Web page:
Airmen in the Operations Intelligence field have a host of important responsibilities. It's up to them to oversee intelligence gathering initiatives and to manage, develop and evaluate intelligence information that's collected. In many cases, this means interpreting raw data and understanding its significance, sometimes in combat situations.
Understanding and analyzing how significant an adversary's threat systems might be is a big part of this role, as is assessing the U.S. military's capabilities and potential vulnerabilities.
This work is crucial for the Air Force and Army to evaluate enemy positions and capabilities, and determine troop deployments and mission parameters.
This job is categorized as Air Force Specialty Code (AFSC) 1N0X1.
Duties and Responsibilities
In addition to managing intelligence functions, these airmen conduct intelligence training and instruct aircrews on collecting and reporting requirements and procedures.
These procedures cover everything from evasion and recovery to and code of conduct and recognition techniques. They'll prepare mission reports and conduct debriefing sessions of U.S. military and allied forces involved in combat operations.
The intelligence information these airmen gather, which may be displayed as charts, maps or reports, is used to develop and plan missions, using geospatial databases and other information gathering techniques
First, you'll take the requisite 7.5 weeks of basic training, and Airmen's Week. Next will be 110 days of technical school training at Goodfellow Air Force Base in San Angelo, Texas. Completion of a basic operations intelligence course is mandatory.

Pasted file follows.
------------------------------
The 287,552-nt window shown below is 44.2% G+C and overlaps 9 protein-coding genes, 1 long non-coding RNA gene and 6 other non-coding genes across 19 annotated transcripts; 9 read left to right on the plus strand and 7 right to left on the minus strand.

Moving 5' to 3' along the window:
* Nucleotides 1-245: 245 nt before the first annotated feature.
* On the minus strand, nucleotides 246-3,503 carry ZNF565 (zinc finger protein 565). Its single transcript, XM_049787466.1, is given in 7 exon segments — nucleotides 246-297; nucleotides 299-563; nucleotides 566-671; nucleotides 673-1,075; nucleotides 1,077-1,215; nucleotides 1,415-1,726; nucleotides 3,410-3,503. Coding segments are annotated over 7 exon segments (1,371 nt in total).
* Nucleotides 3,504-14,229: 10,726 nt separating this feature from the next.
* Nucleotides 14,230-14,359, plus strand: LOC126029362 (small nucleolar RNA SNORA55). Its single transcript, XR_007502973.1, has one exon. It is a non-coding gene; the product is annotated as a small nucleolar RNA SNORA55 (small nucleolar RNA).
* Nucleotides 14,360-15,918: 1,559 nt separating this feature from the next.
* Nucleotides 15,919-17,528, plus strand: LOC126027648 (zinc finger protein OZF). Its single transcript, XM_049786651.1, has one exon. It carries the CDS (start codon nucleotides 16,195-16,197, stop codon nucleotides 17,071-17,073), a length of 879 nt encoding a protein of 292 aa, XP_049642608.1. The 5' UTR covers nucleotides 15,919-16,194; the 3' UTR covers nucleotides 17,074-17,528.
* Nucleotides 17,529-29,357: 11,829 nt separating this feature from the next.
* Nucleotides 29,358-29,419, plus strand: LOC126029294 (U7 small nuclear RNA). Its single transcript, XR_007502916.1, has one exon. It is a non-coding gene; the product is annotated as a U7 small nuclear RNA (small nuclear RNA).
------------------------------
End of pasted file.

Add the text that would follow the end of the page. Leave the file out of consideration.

If you become part of Air Force intelligence, you'll be instructed in how to collect and evaluate information, become familiar with other countries' geography and culture, and learn potential enemies' military capabilities and defensive weapons systems.
The Air Force has procedures for updating maps based on intelligence information, which you'll learn thoroughly; you'll also become acquainted with methods of verifying intelligence based on imagery and radar.
You'll need a high school diploma or its equivalent to be eligible for this job. Ideally, your high school transcript will be well-rounded and include courses in speech, journalism, geography, modern world history, statistics, algebra, geometry, and trigonometry.
Also, you'll need a score of at least 57 in the general (G) qualification area of the Armed Services Vocational Aptitude Battery (ASVAB) tests.
Airmen in this job have to qualify for a top secret security clearance from the Department of Defense, which involves a background check of finances and character. Drug and alcohol offenses may be disqualifying. You must be a U.S. citizen to serve in this AFSC.
Recruits seeking a job in Air Force intelligence will take a polygraph test, and must be free of any speech disorders or other communications deficiencies. Normal color vision, meaning no colorblindness, is also required.